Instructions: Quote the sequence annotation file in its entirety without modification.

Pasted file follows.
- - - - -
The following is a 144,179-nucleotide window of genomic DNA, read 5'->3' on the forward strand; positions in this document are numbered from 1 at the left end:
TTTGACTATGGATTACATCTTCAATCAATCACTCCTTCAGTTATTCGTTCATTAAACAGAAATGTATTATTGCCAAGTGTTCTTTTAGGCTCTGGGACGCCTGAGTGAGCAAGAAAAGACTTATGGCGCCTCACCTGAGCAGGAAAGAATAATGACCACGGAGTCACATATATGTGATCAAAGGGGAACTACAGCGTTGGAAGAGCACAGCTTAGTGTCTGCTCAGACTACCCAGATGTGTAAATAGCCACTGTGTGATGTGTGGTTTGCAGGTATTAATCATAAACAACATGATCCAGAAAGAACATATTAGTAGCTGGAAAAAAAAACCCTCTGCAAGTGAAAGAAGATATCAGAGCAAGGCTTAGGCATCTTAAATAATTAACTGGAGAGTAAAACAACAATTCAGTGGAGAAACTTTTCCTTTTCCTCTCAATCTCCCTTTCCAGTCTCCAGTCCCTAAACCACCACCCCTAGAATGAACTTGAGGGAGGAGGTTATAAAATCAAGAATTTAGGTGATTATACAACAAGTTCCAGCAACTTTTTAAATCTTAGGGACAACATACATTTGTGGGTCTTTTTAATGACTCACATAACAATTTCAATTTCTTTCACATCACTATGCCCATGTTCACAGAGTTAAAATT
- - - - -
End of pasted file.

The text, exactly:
The following is a 144,179-nucleotide window of genomic DNA, read 5'->3' on the forward strand; positions in this document are numbered from 1 at the left end:
TTTGACTATGGATTACATCTTCAATCAATCACTCCTTCAGTTATTCGTTCATTAAACAGAAATGTATTATTGCCAAGTGTTCTTTTAGGCTCTGGGACGCCTGAGTGAGCAAGAAAAGACTTATGGCGCCTCACCTGAGCAGGAAAGAATAATGACCACGGAGTCACATATATGTGATCAAAGGGGAACTACAGCGTTGGAAGAGCACAGCTTAGTGTCTGCTCAGACTACCCAGATGTGTAAATAGCCACTGTGTGATGTGTGGTTTGCAGGTATTAATCATAAACAACATGATCCAGAAAGAACATATTAGTAGCTGGAAAAAAAAACCCTCTGCAAGTGAAAGAAGATATCAGAGCAAGGCTTAGGCATCTTAAATAATTAACTGGAGAGTAAAACAACAATTCAGTGGAGAAACTTTTCCTTTTCCTCTCAATCTCCCTTTCCAGTCTCCAGTCCCTAAACCACCACCCCTAGAATGAACTTGAGGGAGGAGGTTATAAAATCAAGAATTTAGGTGATTATACAACAAGTTCCAGCAACTTTTTAAATCTTAGGGACAACATACATTTGTGGGTCTTTTTAATGACTCACATAACAATTTCAATTTCTTTCACATCACTATGCCCATGTTCACAGAGTTAAAATT